In an update to my last post on Digg, the good news is my colleagues and I are now unbanned from Digg, following several emails. It’s good that the ban was lifted, as not only would it have left some of my colleagues unmotivated about social media, but I’m also quite determined to see if there’s a way to be successful at driving traffic on Digg without gaming the system – and to do that requires legitmate access rather than cheating and going through proxies, or using autoscripts etc. There’s quite an interesting profile of the top Digg user, MrBabyMan on ReadWriteWeb, and whilst our own Digg saga was developing, there was a rash of stories regarding whether or not he uses a script to autosubmit content.
But whatever happens, during my last post, I referneced quite a few sites which provide a major developing threat to Digg, as it continues to inhabit a world between the massive traffic of Yahoo Buzz, and the smaller focus of sites like Sphinn on the same technology premise.
RSS sharing: Personally, I use two web based RSS readers – Google Reader is my main reader, but I keep an account at Feedeachother because I got to know the sole person behind it, Udi Falkson, it’s got a lot of features which are as good as Google Reader, and it’s good to have a place for feeds which I read for pleasure and aren’t work related, stopping my main reader becoming incredibly overwhelmed. What both sites offer – and what almost every RSS reader contains now – is the ability to easily share stories with friends and fans via the sites themselves or emails etc. As user networks grow, this provides one major method for content of interest to appear in front of me.
Social news aggregators: In Web 1.0, this meant Digg. Now, however, it tends to mean sites like Twine and Socialmedian. These services combine uploading discovered content with methods to follow ‘friends’ who submit quality news, and to comment around it, re-share it, and discover more via recommendations. Numbers at the moment are small as Twine is still in private beta, and Socialmedian has recently emerged, but they’re growing:
Social networks/microblogging/lifestreaming: Lumping together everything from Facebook to Twitter to Friendfeed basically revoles around one thing. Recommendations from friends. I build networks on these sites from people I know or discover who share interests with me, and therefore, their recommendations carry a certain weight with them. Can I say the same about 800 random Digg users or Amazon reviewers? I know which of my friends can recommend video cameras, mobile phones, or good hiphop. And I’ve already built up this information in getting to know them and adding them. Do I want to have to start researching each Digg user, particularly when the top Diggers tend to submit and rate so much it’s seemingly random – one of the flaws of the Shout system and blind digging the content your friends send for reciprocal links.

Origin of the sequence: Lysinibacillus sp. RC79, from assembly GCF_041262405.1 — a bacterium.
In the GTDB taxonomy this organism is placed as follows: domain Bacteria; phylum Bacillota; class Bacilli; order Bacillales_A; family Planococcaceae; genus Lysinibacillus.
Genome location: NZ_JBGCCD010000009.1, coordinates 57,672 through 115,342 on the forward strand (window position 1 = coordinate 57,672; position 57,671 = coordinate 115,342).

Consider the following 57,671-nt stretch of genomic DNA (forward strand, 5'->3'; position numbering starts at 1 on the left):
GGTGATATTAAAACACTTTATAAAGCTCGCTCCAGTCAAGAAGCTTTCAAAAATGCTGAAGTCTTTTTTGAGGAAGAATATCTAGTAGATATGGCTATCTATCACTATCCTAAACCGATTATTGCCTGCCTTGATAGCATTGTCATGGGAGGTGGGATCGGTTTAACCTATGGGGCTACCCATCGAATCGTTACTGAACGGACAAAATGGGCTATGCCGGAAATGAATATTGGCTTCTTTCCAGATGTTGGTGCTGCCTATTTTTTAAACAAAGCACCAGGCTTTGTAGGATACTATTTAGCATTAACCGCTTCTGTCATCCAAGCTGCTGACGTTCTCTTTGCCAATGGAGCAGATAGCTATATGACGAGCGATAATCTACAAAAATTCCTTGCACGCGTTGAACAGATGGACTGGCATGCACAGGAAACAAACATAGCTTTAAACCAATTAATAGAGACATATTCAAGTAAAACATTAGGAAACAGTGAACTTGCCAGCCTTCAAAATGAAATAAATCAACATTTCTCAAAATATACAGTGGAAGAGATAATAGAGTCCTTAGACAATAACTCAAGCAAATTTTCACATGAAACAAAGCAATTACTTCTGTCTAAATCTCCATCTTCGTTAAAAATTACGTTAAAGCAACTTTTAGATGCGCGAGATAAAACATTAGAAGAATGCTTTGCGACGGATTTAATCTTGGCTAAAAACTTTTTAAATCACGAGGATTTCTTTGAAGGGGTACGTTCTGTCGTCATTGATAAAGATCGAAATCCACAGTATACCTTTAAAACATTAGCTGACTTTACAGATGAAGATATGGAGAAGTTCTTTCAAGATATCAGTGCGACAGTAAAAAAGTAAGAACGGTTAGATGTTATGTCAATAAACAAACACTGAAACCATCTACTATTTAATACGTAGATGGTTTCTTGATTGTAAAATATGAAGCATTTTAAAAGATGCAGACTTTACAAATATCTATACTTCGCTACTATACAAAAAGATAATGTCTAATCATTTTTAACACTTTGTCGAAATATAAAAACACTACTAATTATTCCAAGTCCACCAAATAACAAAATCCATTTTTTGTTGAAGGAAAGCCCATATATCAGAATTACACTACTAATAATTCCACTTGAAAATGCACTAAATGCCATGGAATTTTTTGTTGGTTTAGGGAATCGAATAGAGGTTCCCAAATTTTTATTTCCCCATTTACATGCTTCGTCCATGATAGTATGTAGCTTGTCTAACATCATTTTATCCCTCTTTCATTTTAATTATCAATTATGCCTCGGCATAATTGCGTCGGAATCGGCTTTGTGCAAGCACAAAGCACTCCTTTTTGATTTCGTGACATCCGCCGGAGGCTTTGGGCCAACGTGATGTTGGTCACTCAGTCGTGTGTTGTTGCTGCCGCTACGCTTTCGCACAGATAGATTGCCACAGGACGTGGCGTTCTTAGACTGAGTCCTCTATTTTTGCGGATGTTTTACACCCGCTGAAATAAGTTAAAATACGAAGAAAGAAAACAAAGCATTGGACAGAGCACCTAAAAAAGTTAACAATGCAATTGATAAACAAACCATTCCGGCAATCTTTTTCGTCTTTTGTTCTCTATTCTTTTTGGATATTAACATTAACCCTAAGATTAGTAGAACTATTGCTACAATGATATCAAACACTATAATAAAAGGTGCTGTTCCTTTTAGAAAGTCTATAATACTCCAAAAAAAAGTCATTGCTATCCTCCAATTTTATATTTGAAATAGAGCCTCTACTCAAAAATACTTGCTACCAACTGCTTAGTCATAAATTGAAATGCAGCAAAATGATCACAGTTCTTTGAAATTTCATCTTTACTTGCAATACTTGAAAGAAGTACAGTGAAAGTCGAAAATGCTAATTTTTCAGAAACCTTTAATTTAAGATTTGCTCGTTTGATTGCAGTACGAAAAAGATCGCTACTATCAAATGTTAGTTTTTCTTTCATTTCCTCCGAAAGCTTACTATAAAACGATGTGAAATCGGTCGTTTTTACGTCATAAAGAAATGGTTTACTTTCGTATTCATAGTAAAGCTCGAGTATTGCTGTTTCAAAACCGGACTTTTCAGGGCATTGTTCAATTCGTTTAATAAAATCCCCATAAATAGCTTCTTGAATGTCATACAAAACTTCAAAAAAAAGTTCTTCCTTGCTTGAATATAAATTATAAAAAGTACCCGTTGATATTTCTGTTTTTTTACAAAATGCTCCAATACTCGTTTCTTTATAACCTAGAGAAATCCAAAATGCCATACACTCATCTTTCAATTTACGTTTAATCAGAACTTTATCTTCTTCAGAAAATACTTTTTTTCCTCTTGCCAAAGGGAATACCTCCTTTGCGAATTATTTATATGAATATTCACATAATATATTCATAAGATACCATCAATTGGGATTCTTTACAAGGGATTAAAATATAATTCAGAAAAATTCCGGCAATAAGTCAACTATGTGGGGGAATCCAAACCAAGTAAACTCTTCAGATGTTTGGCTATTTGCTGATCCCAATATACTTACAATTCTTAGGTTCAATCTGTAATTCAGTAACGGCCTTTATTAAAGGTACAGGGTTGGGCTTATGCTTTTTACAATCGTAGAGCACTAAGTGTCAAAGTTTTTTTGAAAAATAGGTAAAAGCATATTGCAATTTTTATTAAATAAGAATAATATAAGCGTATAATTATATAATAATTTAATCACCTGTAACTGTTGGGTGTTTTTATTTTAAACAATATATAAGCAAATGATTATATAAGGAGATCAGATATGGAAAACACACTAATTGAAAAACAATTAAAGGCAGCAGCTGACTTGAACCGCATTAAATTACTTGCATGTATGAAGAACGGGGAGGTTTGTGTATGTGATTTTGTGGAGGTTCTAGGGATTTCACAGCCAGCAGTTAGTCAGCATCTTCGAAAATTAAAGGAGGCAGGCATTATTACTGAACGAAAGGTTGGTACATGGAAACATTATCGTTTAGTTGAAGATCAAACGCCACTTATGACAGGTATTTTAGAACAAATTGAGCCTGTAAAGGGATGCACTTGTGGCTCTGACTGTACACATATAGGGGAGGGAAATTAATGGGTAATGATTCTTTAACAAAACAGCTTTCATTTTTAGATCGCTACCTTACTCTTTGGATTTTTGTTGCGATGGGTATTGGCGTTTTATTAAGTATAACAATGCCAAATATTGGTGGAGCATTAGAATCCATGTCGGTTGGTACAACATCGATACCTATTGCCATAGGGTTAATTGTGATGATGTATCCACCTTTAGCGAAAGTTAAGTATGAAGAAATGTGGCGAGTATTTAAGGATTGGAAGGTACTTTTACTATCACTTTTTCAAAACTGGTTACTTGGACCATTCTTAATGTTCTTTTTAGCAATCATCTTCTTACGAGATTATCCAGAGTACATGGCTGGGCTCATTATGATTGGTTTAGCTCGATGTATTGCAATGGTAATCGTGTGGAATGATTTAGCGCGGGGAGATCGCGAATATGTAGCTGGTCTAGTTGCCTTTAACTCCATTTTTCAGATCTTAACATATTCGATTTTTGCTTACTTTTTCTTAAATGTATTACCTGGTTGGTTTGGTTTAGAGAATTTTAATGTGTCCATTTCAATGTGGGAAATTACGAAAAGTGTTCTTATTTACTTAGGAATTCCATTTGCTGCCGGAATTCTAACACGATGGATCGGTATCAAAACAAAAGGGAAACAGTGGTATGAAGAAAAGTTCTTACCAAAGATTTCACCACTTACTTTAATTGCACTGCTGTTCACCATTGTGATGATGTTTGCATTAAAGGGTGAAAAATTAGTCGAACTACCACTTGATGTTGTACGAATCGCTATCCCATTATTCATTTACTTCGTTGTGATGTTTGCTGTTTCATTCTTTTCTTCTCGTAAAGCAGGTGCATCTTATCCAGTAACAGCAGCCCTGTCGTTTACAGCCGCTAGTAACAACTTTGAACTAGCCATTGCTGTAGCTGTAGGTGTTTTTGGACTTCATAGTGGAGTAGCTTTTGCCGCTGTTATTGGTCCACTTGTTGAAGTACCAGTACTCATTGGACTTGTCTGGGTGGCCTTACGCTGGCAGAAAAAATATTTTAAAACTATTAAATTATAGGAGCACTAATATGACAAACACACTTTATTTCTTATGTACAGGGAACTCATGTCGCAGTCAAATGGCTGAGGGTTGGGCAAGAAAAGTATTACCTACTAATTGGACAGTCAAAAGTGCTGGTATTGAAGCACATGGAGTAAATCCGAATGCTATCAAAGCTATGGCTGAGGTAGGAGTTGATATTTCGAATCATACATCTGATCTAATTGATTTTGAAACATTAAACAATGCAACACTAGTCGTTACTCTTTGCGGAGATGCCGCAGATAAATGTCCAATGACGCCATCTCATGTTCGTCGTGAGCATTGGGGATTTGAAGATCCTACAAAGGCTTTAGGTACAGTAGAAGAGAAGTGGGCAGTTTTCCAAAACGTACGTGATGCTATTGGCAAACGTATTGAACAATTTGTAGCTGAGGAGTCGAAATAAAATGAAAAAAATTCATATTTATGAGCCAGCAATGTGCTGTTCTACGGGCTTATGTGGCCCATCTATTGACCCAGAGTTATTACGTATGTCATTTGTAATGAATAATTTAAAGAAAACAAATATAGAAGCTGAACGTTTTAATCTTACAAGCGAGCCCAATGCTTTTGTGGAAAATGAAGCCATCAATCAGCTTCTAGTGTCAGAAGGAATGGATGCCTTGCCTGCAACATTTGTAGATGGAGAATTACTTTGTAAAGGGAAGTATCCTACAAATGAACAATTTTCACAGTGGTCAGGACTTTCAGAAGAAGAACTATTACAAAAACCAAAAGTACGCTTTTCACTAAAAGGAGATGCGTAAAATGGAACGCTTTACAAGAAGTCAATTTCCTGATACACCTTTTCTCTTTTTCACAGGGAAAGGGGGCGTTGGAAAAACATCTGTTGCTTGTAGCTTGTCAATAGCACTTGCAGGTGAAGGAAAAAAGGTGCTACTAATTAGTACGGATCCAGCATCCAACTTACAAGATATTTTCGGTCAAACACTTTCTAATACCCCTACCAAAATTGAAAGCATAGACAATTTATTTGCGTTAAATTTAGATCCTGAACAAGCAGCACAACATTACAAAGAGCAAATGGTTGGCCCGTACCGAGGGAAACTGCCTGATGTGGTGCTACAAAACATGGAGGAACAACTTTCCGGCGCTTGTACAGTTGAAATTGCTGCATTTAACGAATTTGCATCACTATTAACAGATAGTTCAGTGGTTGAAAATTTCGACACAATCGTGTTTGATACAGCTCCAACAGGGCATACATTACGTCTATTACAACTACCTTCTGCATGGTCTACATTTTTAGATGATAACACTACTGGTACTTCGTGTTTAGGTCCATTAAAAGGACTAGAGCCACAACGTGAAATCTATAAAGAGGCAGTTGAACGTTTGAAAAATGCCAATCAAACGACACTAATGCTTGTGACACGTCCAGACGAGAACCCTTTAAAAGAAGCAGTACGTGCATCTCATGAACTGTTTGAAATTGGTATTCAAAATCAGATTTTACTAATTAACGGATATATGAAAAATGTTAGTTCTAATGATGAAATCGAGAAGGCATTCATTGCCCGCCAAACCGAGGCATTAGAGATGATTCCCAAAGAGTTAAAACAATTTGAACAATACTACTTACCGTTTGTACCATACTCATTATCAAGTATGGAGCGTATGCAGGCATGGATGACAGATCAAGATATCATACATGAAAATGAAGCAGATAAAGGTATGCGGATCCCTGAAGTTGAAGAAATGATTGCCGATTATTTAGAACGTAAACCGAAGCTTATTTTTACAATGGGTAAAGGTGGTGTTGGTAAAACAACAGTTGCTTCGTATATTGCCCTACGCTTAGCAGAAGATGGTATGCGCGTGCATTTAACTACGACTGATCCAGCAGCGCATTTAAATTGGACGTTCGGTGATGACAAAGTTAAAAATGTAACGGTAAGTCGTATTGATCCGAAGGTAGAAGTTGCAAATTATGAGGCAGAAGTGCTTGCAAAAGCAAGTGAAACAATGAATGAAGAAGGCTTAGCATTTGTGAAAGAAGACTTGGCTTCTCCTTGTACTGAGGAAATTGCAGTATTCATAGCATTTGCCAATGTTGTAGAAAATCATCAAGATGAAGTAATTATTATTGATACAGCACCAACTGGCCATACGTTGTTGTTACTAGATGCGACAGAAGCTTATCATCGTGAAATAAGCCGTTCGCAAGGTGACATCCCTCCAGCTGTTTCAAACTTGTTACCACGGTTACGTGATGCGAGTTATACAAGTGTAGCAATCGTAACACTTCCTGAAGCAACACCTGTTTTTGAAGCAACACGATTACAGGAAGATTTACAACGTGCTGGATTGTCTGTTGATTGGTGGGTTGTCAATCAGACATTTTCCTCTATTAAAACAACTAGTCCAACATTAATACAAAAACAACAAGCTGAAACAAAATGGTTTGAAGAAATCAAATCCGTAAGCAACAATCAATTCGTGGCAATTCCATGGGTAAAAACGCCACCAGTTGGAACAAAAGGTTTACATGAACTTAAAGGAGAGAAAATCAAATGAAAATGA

Niche ranking sites: It doesn’t take much to create a ranking system – probably less work than getting an article on the front page of Digg! Hence sites like Sphinn, which concentrate on Marketing news and discussion. And bearing in mind that the ‘Digg Effect‘ is infamous for traffic which may have a high Bounce Rate, and low loyalty, the smaller niche sites have a benefit for attracting and interacting with likeminded individuals. Plus you need far less popularity to get to the front!
The majors: I’ve already mentioned Yahoo Buzz and the huge amounts of traffic it can bring. As major newspaper and media sites evolve towards becoming more digital, they’ll increasingly be seeking ways to aggregate and curate online content. They’ve got sizeable audiences, and a wider perceived range of interests than the ‘Digg Crowd’. If you’re not looking for technology specifically, would you browse Digg, or an aggregator run by the New York Times or the Guardian?
Something completely different – human search: I’ll be honest and admit I didn’t see a use for the likes of Mahalo when I first encountered it. Why search within a far smaller sea than Google can trawl, and rely on weak-minded humans rather than our robot overlords? But I always like to use something for a while before making a judgement, and I’m glad I did, because the Mahalo homepage and the plugin for Firefox have become really useful for seeing popular stories and sources of information (the plugin also improves Google search with a handy summary information box!). Now I get an overview of recent stories, which have had an element of human filtering. And it’s showing pretty good growth:
All of this information is coming to me without needing to visit the Digg homepage on a regular basis, or research the small group of Digg users who can effectively make or break a story. I could subscribe to sections by RSS, but given the churn of stories, and the fact I’m not interested in every car or internet news story, it becomes problematic. Instead, I can rely on friends and family who know me to be able to show me things they think are a) Cool, and b) Things I’d really like by their own self-selecting mechanism and no real effort on my part.
I’m intrigued to see how other people feel, especially after some of the great comments to my last post on Digg. At the moment, I can’t see an easy solution for Kevin Rose and the team, but I’ll try and outline some possibilities in my next post.